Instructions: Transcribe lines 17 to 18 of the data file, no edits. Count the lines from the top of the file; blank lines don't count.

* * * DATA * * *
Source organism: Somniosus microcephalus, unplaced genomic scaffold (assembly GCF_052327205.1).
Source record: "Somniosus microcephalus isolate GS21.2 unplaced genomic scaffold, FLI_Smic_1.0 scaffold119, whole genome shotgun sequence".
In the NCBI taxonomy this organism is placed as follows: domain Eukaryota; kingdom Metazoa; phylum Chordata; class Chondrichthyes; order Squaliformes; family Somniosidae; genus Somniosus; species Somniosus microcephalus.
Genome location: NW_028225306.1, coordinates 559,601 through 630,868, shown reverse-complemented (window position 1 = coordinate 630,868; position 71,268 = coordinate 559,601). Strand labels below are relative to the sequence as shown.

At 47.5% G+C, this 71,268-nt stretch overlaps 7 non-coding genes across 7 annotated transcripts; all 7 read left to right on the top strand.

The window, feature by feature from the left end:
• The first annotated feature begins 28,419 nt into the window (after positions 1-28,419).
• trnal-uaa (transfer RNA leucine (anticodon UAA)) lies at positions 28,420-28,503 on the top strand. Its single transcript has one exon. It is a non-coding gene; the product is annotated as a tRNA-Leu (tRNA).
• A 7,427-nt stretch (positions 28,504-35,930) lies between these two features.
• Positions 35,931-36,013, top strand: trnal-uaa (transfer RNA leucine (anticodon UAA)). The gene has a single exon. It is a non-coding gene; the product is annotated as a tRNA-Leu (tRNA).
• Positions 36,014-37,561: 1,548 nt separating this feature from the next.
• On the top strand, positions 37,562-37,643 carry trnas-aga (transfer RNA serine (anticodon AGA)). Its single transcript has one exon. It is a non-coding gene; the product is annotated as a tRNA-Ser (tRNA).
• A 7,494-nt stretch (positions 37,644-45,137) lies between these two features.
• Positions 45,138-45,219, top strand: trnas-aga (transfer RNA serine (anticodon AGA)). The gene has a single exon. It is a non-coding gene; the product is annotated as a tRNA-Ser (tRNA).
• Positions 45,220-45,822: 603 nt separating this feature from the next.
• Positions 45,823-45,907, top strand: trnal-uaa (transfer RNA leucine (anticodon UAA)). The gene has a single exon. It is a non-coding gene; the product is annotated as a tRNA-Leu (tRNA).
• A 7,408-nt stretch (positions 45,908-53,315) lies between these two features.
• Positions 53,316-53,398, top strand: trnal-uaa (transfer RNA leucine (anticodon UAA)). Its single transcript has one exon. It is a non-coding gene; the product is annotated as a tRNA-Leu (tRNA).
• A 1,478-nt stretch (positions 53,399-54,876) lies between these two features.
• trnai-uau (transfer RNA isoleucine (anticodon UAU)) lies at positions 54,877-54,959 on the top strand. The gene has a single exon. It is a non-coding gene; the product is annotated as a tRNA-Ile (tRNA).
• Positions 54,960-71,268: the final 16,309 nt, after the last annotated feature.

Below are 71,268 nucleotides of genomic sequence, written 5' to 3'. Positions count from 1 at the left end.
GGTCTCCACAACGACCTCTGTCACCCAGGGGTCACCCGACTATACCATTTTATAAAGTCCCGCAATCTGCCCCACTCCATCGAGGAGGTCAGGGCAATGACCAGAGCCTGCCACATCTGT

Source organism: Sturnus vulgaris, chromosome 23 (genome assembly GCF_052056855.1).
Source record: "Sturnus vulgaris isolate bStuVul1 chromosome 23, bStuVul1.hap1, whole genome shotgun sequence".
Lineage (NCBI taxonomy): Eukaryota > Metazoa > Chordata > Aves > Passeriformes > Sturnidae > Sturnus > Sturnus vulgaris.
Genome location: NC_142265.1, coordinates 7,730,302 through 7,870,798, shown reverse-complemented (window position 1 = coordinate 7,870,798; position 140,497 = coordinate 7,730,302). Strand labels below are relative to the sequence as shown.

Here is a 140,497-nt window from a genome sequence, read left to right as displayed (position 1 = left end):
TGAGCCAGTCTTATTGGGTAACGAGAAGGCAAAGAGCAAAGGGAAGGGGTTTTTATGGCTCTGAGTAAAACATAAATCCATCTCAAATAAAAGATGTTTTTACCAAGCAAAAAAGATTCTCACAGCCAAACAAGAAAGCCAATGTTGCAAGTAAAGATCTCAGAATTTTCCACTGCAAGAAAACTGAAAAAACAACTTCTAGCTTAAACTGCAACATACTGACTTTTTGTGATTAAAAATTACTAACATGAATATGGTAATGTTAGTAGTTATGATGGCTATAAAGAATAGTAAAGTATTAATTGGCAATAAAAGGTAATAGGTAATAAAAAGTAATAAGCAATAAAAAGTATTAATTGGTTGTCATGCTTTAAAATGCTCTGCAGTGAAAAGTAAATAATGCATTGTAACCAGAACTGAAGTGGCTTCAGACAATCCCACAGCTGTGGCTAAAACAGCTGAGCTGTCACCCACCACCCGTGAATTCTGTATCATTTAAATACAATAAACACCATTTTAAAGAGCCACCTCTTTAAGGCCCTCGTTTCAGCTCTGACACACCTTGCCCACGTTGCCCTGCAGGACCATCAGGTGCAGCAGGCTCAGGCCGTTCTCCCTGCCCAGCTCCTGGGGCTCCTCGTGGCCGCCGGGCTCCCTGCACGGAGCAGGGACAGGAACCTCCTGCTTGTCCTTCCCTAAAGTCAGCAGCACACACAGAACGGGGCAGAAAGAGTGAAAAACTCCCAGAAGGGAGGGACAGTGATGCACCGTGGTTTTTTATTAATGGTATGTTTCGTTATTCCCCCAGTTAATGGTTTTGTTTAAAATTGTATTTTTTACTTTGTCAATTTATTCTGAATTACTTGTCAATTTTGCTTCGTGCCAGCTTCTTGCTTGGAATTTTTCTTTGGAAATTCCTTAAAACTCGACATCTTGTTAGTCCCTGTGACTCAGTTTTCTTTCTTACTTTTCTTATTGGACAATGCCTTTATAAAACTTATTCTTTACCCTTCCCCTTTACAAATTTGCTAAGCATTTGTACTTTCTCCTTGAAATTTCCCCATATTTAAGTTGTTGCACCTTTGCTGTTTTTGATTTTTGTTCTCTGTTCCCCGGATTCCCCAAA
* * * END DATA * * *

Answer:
• A 7,408-nt stretch (positions 45,908-53,315) lies between these two features.
• Positions 53,316-53,398, top strand: trnal-uaa (transfer RNA leucine (anticodon UAA)). Its single transcript has one exon. It is a non-coding gene; the product is annotated as a tRNA-Leu (tRNA).